Oh, boy. There are a lot who really inspire me. But I have to tell you, the designers who are inspiring me right now are some of our folk on the inside. At one time, and not that long ago, I was the primary designer here at Mystery Ranch. And before that, at Dana Design. But nowadays we have essentially created our entire design crew. And that’s a staff that numbers 16 right now. Folks who came up off the floor, came up manufacturing packs or, in some cases, repairing packs, and all ended up with a point of view because of that.
That point of view is not always precisely mine. When I go back and we go through what we’re preparing for the following year, when I see something that I never would have come up with and it’s cool, there’s nothing that tickles me more.
The creative process from the Ranch now encompasses several visions, all with the same outlook on quality and usability in the field, but with some different bits of, dare I say it, artistic vision. And it is cool to be around.
Are there certain types of users that blow your mind with their feedback? Anyone that understands carry at a higher level than others?
There are some people who, at their extremes, are extremely knowledgeable people. Firefighters, for example. We created the Fire Packs in cooperation with firefighters. And this is really key. I understand, and our designers understand, an awful lot about putting the load on the human body. What that human body is intending to do with the load, we don’t really know in a lot of cases. I was pretty good on the climbing and skiing side of things and certainly backpacking. But when we first started encountering military folk, and especially when we first started encountering firefighters, we could show them how we thought the load should be carried.
But the reality is they had a bunch of other needs. The firefighters have to carry what is, in general, a 20-plus to 35-pound load. They have to wear it at all times. And they are essentially going through the activities involved in being a ditch digger or a logger at that same time. Their experience is outside of certainly my camp, so we have to collaborate as opposed to telling people how they should be doing the job.
In the military it was actually a more extreme case because when we first started doing stuff as Mystery Ranch with the military, they had bought the Kool Aid. They had been, “Oh man, these civilian pack-makers are so far ahead of us, we need to simply take what they’ve got and roll with it.”
And in the case of the Marine Corps, they actually did a licensed version of an Arc’teryx Explorer, which is a great pack. But unfortunately, it is a bit of a pain to adjust and no marine ever successfully adjusted it to our knowledge. Not because it’s hard to adjust, but because they didn’t have the patience to do it and they had other concerns. And so, while that was a great pack, on the Marine Corps’ use, it turned into one of the world’s most expensive sea bags.
“I understand, and our designers understand, an awful lot about putting the load on the human body. What that human body is intending to do with the load, we don’t really know in a lot of cases. So we have to collaborate as opposed to telling people how they should be doing the job.“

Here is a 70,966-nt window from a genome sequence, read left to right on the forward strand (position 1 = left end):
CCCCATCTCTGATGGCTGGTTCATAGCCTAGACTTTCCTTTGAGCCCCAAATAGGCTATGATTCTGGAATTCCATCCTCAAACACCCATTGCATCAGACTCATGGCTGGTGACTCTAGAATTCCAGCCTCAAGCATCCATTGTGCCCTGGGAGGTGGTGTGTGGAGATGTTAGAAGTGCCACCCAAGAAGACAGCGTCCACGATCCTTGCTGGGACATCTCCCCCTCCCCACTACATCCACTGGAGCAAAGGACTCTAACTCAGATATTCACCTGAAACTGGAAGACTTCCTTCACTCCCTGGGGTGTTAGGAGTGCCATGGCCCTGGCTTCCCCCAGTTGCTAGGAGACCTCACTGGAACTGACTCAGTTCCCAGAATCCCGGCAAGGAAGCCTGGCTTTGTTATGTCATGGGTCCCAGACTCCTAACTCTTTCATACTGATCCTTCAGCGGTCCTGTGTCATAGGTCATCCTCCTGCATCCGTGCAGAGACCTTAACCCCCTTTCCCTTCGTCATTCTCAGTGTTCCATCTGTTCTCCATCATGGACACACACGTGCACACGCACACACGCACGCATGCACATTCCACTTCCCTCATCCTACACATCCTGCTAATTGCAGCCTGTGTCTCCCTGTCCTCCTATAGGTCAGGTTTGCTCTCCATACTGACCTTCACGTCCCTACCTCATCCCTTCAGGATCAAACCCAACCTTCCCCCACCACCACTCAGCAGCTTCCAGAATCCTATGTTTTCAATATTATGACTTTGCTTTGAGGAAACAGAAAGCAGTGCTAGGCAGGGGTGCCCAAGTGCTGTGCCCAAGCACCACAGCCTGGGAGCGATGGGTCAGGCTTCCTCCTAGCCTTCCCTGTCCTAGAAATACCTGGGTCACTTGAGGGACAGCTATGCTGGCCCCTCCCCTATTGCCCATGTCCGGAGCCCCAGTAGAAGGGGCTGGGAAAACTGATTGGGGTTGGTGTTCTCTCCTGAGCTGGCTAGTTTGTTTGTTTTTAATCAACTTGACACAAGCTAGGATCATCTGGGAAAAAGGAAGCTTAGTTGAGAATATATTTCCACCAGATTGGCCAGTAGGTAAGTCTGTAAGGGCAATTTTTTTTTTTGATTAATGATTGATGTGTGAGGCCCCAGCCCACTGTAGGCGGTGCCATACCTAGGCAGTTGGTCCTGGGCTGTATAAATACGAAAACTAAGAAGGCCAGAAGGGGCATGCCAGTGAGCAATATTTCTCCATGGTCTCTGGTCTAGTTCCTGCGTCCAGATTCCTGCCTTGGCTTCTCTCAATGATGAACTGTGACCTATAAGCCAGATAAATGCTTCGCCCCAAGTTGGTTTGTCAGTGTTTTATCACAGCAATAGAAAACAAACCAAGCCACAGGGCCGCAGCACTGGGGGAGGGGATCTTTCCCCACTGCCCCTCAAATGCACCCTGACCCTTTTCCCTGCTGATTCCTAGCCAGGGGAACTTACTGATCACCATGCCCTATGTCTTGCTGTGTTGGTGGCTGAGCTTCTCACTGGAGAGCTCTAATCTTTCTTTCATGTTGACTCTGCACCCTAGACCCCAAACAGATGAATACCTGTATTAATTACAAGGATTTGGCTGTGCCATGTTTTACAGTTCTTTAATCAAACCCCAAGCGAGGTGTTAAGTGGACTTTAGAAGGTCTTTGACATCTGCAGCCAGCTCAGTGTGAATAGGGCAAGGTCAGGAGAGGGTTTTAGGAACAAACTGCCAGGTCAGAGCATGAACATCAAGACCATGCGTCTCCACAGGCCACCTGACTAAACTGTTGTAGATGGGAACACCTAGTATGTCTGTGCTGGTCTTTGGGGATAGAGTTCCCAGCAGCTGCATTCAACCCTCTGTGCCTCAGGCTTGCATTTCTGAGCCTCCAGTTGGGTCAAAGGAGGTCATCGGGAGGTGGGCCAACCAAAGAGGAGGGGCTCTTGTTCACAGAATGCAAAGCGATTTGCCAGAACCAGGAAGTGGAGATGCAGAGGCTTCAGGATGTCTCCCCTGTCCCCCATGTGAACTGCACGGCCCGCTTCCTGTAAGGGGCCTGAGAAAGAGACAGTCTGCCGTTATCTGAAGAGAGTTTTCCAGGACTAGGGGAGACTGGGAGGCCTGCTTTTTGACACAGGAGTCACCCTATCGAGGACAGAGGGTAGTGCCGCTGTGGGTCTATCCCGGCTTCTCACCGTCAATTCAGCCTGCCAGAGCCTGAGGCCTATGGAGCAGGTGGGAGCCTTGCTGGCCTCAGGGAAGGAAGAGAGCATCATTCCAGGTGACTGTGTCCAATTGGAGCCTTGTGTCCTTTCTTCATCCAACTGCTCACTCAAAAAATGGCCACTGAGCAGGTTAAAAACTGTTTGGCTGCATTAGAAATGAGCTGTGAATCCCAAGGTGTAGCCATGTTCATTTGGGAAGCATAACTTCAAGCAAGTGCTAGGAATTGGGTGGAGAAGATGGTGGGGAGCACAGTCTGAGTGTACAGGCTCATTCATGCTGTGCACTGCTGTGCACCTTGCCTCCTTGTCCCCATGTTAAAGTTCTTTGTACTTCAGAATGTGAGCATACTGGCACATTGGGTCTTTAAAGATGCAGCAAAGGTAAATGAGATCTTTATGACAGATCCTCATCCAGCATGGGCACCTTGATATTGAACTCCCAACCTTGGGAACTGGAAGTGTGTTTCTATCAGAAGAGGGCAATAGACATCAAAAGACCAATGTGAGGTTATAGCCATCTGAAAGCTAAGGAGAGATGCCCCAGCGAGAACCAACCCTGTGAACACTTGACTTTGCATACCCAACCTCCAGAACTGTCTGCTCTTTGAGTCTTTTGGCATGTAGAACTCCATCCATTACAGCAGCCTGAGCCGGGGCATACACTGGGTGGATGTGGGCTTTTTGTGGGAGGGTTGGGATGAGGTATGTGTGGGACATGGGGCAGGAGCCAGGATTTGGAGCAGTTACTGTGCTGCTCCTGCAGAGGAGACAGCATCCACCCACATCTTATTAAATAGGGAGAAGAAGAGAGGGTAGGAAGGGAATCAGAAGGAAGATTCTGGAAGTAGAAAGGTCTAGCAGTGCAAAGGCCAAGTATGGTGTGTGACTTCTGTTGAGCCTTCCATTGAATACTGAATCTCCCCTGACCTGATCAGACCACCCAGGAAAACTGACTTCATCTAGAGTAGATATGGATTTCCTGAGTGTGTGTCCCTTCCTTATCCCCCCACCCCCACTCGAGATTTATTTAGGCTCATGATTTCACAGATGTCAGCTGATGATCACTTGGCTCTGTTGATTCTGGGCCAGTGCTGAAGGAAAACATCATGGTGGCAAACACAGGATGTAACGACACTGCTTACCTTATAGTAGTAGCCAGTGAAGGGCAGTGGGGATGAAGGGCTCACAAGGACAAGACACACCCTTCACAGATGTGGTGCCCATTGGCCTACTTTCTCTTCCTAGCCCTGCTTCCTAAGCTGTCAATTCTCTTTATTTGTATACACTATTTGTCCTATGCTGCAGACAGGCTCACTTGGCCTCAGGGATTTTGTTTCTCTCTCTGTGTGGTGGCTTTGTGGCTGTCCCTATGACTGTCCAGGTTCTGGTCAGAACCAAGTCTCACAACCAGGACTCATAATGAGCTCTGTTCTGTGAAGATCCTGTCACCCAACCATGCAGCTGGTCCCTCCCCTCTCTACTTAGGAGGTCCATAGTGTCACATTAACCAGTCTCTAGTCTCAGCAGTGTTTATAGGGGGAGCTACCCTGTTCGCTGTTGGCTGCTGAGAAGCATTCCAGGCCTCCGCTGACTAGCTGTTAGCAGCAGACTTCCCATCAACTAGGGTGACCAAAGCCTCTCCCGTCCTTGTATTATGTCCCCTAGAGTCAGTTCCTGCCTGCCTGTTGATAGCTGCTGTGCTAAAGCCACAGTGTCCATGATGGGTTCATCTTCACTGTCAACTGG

We were in a similar position. We had people in SOCOM using what was a latter day Terraplane. They had a little more patience and time to work with it and it worked a bit better for them. But we ended up evolving what we do for military folk so it works the way they will actually use things because otherwise their response is, “Ah, it sucks!” if it doesn’t immediately do everything they would expect. So we had to build gear that would work the way they would like to use it.
How did the 3-ZIP design come about?
Well, the 3-ZIP happened basically because I was damned sick and tired of zipping open my panel-load ski pack and then basically having a fair amount of stuff spill out into the snow. When you’re climbing on skins you’re, relatively speaking, a little less stable than you might be if you were simply walking. And if you want to get into the gear, you had to take your pack off, unzip it the whole way or most of the way, and then start rifling around.
The 3-ZIP came about because some things you know you’re going to be able to get easily if you get into the top of the pack. That’s why the two top zips are in a kind of V-configuration. Which, when shut entirely, allows you to simply get in by grabbing it and ripping it open. You’ll note, even though the center zip to the pack is still open, you don’t have everything falling out. So you can then intelligently grab what you need.
This made a lot of sense for skiing. And although it didn’t allow us to strap our skis diagonally across the front of the pack, which quite a few of our simpler ski packs do, it still gave us an awesome A-frame carry and very quick access. Now, we ended up building a couple of hundred of these and selling them around Bozeman around 2005, I guess, we started up with the first 3-ZIP. Its initial version had the three zippers coming together as a point, with a little hole. After the first half dozen prototypes, I realized we needed to build it with three separate zippers and this little triangular panel that comes up underneath the top of the pack, which gives us an absolute weather-proof seal. Once that was done, we had a great pack that was initially for skiing, but most other people who saw it went, “Oh, that’s funny” and didn’t really take it further.